Paris hospitals on emergency footing as virus cases rise
Paris region health authorities ordered hospitals to activate emergency measures starting Thursday to cope with fast-rising numbers of COVID-19 patients, who now fill 40% of the region's intensive care units.
The French health minister is expected to announce new restrictions for areas where hospitals are facing strain and infections are mounting, after shutting down bars in Paris and several cities and limiting private gatherings in recent weeks.
The director of the Paris region public health agency, Aurelien Rousseau, tweeted Thursday that he ordered hospital directors to activate a special emergency plan to free up resources and protect medical staff. The move was necessary, he said, "given the pressure on intensive care units and on conventional hospital activity."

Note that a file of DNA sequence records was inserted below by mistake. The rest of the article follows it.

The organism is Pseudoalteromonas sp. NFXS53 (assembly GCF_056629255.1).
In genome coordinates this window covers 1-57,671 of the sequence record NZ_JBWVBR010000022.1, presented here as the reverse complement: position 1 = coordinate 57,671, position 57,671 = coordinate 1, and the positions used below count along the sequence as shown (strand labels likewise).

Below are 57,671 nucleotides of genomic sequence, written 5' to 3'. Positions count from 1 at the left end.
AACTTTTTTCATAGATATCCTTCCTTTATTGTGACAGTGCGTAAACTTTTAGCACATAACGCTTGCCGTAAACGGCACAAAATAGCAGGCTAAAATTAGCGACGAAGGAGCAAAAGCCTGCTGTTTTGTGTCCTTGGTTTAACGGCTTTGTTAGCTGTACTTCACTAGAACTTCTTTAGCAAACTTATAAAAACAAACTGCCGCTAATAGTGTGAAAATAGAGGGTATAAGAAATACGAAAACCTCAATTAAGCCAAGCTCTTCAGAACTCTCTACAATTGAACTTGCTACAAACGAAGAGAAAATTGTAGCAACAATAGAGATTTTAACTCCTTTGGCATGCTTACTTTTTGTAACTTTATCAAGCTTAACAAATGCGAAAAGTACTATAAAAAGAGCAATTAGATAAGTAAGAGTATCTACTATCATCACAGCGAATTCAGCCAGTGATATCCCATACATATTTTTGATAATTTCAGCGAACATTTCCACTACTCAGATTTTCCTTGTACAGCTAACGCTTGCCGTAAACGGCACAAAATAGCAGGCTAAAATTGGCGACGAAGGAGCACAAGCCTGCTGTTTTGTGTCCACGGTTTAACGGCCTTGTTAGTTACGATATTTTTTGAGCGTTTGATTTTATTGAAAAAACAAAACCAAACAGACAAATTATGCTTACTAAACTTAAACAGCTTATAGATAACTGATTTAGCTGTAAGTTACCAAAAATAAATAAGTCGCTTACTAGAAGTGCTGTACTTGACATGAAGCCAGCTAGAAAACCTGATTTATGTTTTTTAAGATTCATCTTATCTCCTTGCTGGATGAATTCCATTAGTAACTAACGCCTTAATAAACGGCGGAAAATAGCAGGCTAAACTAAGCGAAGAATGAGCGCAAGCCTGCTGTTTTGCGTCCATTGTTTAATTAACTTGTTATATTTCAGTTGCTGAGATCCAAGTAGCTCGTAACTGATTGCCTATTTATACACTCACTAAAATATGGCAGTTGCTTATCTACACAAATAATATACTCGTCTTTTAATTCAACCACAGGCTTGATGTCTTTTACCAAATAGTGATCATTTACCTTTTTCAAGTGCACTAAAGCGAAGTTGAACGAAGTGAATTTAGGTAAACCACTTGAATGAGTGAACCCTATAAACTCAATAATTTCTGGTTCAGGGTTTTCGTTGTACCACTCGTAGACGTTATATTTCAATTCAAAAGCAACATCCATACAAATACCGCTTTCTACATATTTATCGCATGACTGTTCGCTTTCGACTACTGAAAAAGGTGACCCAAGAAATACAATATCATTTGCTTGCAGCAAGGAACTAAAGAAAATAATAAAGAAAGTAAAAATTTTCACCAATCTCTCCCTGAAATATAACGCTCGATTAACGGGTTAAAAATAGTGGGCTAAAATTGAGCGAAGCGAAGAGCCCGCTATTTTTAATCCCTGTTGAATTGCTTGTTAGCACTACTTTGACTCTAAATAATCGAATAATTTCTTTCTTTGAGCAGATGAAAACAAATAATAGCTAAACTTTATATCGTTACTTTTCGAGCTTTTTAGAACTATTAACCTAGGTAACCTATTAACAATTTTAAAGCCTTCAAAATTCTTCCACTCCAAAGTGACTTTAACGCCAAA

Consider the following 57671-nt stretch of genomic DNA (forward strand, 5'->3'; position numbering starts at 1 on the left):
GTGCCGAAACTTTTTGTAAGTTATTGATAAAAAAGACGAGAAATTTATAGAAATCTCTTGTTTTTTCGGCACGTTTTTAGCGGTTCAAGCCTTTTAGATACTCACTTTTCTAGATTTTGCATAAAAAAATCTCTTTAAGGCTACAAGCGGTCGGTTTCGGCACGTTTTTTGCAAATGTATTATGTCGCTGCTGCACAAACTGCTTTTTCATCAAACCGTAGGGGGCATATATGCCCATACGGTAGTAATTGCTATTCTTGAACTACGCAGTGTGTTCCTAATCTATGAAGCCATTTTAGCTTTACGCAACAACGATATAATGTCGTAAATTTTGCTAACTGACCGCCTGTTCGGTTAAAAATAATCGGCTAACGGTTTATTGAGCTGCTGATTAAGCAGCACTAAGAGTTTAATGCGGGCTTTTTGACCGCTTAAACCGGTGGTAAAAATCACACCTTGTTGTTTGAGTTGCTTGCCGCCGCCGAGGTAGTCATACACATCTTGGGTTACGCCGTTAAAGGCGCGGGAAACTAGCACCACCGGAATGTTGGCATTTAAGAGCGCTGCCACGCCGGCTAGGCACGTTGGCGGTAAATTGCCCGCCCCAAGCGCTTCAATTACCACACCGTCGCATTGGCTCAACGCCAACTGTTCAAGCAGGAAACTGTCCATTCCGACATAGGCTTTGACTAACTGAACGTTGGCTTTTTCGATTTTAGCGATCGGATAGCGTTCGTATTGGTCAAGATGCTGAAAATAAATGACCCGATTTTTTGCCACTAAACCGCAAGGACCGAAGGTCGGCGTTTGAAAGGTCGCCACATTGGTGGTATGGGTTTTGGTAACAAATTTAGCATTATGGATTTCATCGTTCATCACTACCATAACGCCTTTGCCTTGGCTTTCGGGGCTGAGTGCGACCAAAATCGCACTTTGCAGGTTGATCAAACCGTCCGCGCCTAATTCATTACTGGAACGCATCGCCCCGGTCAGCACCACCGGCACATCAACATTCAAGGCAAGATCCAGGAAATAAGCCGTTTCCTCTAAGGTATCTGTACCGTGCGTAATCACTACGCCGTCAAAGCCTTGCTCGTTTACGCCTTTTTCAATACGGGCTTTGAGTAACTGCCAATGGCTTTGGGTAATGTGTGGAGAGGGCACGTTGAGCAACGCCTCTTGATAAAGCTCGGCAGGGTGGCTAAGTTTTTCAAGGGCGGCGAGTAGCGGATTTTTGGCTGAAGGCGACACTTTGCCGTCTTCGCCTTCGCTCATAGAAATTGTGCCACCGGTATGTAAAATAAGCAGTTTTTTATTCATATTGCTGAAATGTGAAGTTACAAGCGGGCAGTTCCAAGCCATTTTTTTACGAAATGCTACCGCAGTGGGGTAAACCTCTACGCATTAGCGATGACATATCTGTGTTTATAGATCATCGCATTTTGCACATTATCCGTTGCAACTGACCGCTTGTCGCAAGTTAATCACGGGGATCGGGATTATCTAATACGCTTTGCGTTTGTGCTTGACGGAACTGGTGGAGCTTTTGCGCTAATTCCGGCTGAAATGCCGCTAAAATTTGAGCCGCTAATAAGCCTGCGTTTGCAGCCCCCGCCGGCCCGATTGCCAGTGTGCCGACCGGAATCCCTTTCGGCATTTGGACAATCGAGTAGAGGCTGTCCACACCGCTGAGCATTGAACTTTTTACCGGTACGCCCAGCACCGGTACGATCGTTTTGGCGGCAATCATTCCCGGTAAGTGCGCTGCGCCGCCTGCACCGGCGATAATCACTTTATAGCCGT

Each hospital's emergency plan can include such measures as adding hospital beds, postponing non-urgent surgery, transferring non-COVID-19 patients to other facilities or sending them home, recalling staff from vacation and soliciting help from volunteers, according to the health agency. Such measures were taken in March and April as the pandemic first swept across Europe.
While some regions are seeing infections slow after new virus rules were imposed, French President Emmanuel Macron on Wednesday urged more restrictions in areas where the epidemic is still spreading rapidly.
"We are not in a normal time, and we won't be for several months," Macron said on national television.
As countries across Europe face resurgent virus cases, the French government is trying to avoid new blanket lockdowns and focusing on more targeted restrictions instead.
France reported a record daily count of 18,700 new confirmed cases Wednesday, and COVID-19 patients now occupy a quarter of ICU beds nationwide. France has reported 32,445 virus-related deaths since the pandemic began, among the highest tolls in Europe.
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